Back to The Acorn Archive




Now Known as Prideaux Place


The family of Prideaux alias de Pridias - during the middle ages was distinctly Cornish in origin and residence. By 1410, however, the leading branches of the family were flourishing on Devonian soil. Fulke Prideaux of Theuborough who died in 1530 had among other children two sons Humphry and Nicholas. Nicholas was bred to the law and became a distinguished exponent of his profession amassing it may be noticed considerable wealth.


In some way or other he came into connection with the Priory of St Petroc at Bodmin the most opulent religious establishment in Cornwall. At about the same time his brother Humphry became an inhabitant of Bodmin Town. In 1535 his name appears as one of the Town Council, in a business transaction with the Prior.


The last Prior of Bodmin was instituted in 1534, his name was Thomas Munday and his father had been Sir John Munday Lord Mayor of London. Prior Thomas adopted the surname of Wandsworth, having been at one time an inmate of Wandsworth Priory. This Prior seems to have been able to read the signs of the times. He anticipated the coming storm of the Reformation and decided to do as quickly as possible anything that might benefit him in the bad time coming. Like the unjust Steward of the Parable, he decided to make friends of the Mammon of unrighteousness and be received into their houses. He communicated to his Canons his views on the coming ecclesiastical revolution and they being persuaded, set about alienating all the conventual estates which were of considerable extent.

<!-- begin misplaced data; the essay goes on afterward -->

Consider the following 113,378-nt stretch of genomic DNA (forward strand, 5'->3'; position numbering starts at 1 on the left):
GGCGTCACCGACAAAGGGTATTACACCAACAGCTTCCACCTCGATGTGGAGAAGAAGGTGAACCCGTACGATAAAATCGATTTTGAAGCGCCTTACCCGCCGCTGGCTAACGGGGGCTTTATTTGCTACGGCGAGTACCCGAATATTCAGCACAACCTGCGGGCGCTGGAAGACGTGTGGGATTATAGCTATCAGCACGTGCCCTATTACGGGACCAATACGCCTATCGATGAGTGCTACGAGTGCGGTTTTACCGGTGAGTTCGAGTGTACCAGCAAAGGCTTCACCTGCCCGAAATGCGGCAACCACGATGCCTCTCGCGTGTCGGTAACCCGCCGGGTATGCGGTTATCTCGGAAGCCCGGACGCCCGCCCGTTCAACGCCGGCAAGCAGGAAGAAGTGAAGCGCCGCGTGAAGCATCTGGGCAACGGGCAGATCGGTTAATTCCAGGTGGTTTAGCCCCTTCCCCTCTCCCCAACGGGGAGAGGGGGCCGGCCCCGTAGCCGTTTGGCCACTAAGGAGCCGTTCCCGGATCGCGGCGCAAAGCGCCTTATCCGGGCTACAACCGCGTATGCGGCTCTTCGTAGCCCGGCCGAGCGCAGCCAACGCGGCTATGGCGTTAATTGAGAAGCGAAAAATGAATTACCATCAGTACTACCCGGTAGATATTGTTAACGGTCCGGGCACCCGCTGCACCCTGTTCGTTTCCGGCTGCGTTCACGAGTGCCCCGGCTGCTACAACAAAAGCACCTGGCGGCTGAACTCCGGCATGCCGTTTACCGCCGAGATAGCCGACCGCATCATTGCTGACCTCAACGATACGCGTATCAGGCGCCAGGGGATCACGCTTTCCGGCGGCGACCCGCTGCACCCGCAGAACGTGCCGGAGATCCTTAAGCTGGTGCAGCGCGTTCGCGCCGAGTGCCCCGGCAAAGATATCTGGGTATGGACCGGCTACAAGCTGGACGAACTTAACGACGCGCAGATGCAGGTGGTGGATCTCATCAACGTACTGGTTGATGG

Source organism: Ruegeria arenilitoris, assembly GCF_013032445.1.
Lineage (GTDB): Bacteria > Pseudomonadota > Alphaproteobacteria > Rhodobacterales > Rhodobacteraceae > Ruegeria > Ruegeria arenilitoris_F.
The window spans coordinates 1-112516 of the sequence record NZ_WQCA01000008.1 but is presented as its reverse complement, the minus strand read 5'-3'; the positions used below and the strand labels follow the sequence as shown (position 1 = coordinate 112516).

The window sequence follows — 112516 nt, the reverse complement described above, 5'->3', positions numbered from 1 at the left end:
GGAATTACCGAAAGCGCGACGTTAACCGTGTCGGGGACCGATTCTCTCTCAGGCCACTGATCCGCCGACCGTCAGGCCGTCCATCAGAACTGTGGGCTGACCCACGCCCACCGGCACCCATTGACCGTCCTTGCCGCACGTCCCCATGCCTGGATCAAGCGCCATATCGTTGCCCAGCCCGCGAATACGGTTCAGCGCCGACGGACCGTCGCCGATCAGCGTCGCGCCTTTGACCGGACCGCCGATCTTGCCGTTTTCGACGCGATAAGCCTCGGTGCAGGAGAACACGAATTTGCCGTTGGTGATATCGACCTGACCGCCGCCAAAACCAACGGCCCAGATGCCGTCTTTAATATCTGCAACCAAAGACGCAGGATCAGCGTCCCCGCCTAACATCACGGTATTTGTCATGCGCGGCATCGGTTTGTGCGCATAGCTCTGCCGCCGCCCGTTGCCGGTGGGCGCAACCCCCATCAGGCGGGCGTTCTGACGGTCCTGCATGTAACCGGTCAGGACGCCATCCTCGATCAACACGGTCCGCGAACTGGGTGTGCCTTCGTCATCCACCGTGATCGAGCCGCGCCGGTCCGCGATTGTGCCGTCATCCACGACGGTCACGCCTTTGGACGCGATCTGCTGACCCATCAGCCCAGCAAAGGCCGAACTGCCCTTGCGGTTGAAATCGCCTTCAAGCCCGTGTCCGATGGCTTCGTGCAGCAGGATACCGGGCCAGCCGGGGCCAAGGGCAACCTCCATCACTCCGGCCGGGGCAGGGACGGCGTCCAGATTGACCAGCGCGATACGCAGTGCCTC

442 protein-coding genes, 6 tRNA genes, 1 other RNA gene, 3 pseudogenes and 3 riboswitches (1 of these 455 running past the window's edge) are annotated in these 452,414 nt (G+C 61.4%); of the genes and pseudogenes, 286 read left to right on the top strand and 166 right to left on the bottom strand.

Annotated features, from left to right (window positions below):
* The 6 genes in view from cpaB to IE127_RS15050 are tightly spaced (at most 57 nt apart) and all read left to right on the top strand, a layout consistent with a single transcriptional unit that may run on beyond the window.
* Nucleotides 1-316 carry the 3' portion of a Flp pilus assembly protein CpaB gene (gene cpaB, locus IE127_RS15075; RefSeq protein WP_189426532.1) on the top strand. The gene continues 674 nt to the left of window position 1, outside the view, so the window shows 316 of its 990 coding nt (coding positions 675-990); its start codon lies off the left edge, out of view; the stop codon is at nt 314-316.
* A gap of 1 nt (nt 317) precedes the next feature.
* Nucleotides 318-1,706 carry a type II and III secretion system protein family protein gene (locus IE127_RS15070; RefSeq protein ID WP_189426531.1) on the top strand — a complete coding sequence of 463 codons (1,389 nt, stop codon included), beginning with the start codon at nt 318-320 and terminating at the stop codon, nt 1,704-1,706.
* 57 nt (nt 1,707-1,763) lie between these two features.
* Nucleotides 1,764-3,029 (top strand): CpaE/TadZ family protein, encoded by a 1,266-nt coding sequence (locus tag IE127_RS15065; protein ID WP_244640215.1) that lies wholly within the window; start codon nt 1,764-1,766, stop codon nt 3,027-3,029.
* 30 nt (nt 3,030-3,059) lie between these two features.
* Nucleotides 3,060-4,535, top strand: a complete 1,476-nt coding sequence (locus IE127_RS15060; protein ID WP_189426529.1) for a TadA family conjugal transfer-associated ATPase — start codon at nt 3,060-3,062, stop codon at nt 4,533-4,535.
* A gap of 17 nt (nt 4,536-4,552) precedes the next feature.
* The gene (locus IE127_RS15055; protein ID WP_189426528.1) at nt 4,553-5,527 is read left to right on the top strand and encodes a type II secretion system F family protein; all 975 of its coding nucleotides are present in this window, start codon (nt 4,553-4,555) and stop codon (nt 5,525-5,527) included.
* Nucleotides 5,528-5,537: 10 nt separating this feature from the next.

These matters had been discussed by the Prior and Canons in the Chapter House in September 1537. The Prior now set about carrying them out. He had two objects in view - one to benefit his family and the other to make friends. These birds could both be killed with one stone. His brother John Munday of London was given a 99 years lease of the pleasant manor of Rialton and each of his children received substantial grants. It must of course be remembered that the Prior had no power to sell the freehold of estates of which he was only tenant while in office. The most he could do was to grant 99 years leases at nominal rents.